the implementation of the counters stobj
Major Section:  STOBJ

the event

(defstobj counters
  (NodeCnt     :type integer :initially 0)
  (TipCnt      :type integer :initially 0)
  (IntTipsSeen :type t       :initially nil))
discussed in stobj-example-1, creates a Common Lisp object to represent the current value of counters. That object is created by evaluating either of the following ``raw'' (non-ACL2) Common Lisp forms:

(vector (make-array 1 :element-type 'integer :initial-element '0) (make-array 1 :element-type 'integer :initial-element '0) 'nil)

and the value is stored in the Common Lisp global variable named *the-live-counters*.

Thus, the counters object is an array of length three. The first two elements are arrays of size 1 and are used to hold the NodeCnt and TipCnt fields. The third element is the IntTipsSeen field. The first two fields are represented by arrays so that we can implement the integer type specification efficiently. Generally, integers are ``boxed'' in some Common Lisp implementations, for example, GCL. Creating a new integer requires creating a new box to put it in. But in some lisps, including GCL, the integers inside arrays of integers are not boxed.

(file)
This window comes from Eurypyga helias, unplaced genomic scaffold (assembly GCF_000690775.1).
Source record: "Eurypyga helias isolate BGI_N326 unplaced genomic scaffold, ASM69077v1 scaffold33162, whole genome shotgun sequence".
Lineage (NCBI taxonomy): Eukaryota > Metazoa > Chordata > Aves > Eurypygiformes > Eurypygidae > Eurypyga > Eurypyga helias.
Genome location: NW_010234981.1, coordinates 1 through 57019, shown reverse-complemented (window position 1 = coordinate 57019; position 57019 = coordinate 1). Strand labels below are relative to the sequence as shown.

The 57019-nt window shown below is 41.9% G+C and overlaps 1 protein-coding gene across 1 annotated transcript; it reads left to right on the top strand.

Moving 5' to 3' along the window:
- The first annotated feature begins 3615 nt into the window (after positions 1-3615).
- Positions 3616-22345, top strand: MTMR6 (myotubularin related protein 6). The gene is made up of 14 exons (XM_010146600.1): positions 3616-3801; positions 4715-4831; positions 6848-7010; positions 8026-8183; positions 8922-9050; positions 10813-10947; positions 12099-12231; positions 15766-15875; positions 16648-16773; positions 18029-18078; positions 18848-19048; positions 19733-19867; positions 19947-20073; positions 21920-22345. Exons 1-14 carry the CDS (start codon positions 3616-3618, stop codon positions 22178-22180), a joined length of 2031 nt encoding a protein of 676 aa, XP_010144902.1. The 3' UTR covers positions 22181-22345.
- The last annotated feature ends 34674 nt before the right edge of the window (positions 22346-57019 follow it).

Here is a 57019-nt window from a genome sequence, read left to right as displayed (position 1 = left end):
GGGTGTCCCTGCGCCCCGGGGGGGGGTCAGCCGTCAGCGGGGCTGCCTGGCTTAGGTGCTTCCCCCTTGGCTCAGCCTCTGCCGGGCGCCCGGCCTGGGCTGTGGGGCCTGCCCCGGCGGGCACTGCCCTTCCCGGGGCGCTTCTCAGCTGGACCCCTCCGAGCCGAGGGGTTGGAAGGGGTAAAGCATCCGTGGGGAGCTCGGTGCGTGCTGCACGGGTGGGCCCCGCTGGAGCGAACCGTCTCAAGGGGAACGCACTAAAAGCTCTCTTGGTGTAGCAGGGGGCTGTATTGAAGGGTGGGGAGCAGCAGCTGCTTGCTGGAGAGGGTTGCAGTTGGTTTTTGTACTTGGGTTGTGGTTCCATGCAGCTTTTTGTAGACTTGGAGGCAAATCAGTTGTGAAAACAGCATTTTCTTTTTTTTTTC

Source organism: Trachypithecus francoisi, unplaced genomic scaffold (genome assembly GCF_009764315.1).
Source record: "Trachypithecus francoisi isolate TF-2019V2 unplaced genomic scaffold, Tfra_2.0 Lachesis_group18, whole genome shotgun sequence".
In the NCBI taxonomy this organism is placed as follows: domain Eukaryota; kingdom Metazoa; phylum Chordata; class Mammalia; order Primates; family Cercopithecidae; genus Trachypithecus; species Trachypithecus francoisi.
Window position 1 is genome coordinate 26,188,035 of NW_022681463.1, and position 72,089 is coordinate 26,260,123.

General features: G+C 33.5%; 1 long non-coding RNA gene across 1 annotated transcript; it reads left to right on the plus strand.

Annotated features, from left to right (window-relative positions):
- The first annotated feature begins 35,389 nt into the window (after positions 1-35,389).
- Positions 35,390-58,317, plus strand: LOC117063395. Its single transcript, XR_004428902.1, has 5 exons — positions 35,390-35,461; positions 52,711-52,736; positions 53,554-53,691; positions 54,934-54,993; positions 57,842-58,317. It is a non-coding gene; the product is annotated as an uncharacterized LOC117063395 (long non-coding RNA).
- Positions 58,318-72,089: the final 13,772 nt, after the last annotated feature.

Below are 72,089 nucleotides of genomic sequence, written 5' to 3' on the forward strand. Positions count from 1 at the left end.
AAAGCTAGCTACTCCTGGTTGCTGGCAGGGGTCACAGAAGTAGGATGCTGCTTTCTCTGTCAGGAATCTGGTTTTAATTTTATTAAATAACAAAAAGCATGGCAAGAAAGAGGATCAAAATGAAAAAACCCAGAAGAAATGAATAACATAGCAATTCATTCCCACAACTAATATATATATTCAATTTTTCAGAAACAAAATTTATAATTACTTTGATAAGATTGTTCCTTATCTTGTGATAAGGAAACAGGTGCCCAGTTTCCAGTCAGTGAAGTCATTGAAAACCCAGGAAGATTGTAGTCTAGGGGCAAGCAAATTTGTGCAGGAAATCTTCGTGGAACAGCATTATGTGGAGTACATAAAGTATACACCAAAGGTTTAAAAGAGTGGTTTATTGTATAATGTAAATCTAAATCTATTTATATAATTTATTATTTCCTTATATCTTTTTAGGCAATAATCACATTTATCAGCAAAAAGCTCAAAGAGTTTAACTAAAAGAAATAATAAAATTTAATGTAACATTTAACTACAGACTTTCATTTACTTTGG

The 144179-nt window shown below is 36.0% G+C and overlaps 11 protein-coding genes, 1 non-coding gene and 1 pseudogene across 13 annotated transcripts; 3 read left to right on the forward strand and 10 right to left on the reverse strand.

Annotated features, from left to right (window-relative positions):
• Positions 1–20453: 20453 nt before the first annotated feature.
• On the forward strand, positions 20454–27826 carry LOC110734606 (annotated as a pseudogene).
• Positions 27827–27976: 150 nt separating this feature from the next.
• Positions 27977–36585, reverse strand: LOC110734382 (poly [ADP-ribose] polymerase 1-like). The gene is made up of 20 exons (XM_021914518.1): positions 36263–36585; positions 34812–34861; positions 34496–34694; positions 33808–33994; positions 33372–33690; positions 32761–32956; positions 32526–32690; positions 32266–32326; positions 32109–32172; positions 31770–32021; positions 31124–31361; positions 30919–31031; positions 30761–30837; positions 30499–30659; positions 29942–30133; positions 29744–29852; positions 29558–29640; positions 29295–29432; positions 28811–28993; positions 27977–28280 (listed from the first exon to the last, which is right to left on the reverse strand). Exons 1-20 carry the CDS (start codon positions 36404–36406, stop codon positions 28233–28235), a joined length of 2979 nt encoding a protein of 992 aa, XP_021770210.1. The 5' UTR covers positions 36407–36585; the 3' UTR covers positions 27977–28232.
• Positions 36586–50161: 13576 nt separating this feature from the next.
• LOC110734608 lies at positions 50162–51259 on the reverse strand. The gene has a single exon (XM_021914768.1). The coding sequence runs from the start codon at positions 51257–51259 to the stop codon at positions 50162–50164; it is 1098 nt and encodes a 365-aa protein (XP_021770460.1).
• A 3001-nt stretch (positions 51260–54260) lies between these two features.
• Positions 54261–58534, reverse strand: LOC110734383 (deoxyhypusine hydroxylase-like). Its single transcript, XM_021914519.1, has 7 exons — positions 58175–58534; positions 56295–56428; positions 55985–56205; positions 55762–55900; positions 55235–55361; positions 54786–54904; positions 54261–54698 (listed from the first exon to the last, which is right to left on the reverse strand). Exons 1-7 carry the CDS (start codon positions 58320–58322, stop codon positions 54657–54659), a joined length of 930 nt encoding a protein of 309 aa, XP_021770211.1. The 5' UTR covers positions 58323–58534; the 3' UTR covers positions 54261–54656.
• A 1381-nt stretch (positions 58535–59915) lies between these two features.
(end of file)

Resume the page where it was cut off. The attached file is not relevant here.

The function NodeCnt is defined in raw Lisp as:

(defun NodeCnt (counters)
  (the integer
       (cond ((the-live-stobjp counters)
              (aref (the (simple-array integer (1))
                         (svref counters 0))
             (t (nth 0 counters)))))
Observe that if NodeCnt is called on ``the live counters'' then the form (svref counters 0) is evaluated to get an array of size 1, which is followed by a call of aref to access the 0th element of that array.

The function update-NodeCnt is defined in raw Lisp as:

(defun update-NodeCnt (v counters)
  (declare (type integer v))
  (cond ((the-live-stobjp counters)
         (cond (*wormholep* (wormhole-er 'update-nodecnt
                                         (list v counters)))
               (t (setf (aref (the (simple-array integer (1))
                                   (svref counters 0))
                        (the integer v))
        (t (update-nth 0 v counters))))
Note that when this function is called on the live counters it does not create a new vector of length three, but ``smashes'' the existing one.

One way to see all the functions defined by a given defstobj is to evaluate the defstobj event and then evaluate, in the ACL2 loop, the expression (global-val 'cltl-command (w state)). That will print a lisp object that you can probably figure out.

We now recommend that you look at stobj-example-1-proofs.